NEW YORK, NY.-
Artist Julie Mehretu has been appointed to the board of the Whitney Museum of American Art, the museum announced Tuesday, making her the third artist trustee in the Whitneys history and one of seven new members to join the board over the past year.
Mehretu joins artist Fred Wilson on the board; Chuck Close, who died in August, was the first artist to be a trustee.
The museum recently presented the most comprehensive survey to date of Mehretus career, which took over the entire fifth floor (now occupied by the work of Jasper Johns). Mehretu, who is Black, joins the board at a time when cultural institutions all over the country are making a concerted effort to diversify their leadership, staffs and programming.
In addition, the Whitney has been healing from a rift with artists over the business interests of the museums former vice chairman, Warren B. Kanders. Kanders was forced to resign in 2019 after months of protests over his companys sale of tear gas, culminating in the withdrawal of eight artists from the prestigious Whitney Biennial exhibition. (Kanders has since left the tear gas business.)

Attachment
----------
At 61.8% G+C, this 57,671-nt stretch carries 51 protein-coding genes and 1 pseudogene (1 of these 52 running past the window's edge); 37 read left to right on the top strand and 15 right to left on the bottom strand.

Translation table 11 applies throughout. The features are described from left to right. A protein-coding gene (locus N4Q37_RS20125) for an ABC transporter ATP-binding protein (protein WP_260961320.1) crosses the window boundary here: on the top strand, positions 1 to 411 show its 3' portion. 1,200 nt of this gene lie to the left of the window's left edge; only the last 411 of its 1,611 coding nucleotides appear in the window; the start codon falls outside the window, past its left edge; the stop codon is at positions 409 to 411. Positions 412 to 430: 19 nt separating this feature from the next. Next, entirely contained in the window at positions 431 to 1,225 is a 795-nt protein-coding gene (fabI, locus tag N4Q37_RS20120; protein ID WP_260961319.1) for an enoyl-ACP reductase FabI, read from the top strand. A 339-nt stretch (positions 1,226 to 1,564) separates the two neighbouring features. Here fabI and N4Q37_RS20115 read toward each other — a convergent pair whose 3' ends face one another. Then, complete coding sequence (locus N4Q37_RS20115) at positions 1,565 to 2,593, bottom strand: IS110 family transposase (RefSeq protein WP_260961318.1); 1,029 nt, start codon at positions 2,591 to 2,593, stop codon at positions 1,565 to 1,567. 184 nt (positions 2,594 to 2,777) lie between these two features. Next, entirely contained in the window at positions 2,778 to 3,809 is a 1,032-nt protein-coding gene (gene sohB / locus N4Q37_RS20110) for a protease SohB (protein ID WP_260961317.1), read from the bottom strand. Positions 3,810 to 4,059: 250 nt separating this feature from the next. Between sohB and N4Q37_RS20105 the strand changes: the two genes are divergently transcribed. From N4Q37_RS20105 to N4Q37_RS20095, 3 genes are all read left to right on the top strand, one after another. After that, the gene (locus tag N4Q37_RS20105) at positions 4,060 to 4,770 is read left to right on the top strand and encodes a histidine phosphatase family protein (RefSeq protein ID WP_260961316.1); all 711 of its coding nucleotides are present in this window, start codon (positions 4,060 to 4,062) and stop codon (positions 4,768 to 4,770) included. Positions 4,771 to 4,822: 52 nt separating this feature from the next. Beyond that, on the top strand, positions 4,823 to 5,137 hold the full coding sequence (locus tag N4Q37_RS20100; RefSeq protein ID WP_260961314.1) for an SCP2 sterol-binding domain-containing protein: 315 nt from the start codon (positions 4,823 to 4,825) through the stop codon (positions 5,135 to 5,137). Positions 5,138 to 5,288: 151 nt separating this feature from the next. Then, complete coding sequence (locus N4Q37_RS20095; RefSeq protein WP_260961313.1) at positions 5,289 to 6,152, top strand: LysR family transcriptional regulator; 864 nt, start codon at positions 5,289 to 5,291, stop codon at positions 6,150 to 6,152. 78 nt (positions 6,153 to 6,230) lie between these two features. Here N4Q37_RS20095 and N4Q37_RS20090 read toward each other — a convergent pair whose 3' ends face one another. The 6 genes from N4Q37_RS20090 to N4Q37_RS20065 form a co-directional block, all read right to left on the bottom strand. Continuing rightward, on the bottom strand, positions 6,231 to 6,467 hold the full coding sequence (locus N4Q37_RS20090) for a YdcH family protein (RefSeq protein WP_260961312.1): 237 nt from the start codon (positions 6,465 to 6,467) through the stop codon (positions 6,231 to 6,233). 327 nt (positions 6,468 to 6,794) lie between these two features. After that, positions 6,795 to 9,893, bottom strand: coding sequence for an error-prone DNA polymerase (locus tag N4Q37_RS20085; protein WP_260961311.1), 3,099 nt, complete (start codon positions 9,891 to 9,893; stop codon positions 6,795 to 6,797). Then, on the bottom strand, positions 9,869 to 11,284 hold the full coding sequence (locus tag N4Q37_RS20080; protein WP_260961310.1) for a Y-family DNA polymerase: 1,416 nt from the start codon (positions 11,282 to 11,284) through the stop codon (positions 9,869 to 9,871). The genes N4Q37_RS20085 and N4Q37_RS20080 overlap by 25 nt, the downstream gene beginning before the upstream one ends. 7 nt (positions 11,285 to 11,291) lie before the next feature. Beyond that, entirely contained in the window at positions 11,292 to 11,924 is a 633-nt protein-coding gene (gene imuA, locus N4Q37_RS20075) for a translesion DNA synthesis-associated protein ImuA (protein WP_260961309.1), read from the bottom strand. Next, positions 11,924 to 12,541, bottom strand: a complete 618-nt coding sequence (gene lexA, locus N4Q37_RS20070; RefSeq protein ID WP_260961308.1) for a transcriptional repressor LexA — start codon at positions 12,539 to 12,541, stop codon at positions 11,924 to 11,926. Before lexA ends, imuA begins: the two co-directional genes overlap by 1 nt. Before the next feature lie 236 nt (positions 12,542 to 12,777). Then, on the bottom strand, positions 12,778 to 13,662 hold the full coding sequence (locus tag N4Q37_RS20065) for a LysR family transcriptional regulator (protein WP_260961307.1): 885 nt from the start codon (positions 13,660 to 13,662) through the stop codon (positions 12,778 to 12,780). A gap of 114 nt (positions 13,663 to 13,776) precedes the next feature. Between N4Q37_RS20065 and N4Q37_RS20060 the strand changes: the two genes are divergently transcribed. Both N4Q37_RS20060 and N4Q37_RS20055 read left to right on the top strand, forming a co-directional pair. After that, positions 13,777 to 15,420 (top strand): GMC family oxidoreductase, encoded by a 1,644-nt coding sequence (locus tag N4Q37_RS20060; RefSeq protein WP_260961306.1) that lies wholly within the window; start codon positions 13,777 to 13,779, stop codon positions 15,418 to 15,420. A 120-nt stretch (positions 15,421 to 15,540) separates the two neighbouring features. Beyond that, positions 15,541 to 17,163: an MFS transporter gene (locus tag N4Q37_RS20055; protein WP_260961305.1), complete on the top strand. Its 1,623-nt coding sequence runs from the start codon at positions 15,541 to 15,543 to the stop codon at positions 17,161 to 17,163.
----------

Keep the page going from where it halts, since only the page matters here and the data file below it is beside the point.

The Whitneys founder, Gertrude Vanderbilt Whitney, believed that artists were essential to defining, challenging and expanding culture and that the museum should be a site where artists and audiences engaged openly with untested ideas, Adam D. Weinberg, the Whitneys director, said in a statement. Today, more than 90 years later, this history informs who we are and how we serve our public, and our trustees, along with our staff, help to ensure that we redouble our commitment to American art and artists.
The other new trustees are Eric L. Motley, who in March became deputy director of the National Gallery of Art in Washington, D.C.; Paul Arnhold, a real estate executive and glass blowing artist; Katja Goldman, a collector and chef; Michael E. Kassan, founder, chairman and CEO of MediaLink, a consulting firm; Claudia Laviada, a collector; and Jen Rubio, co-founder and CEO of Away, a luggage and travel accessory company.
This article originally appeared in The New York Times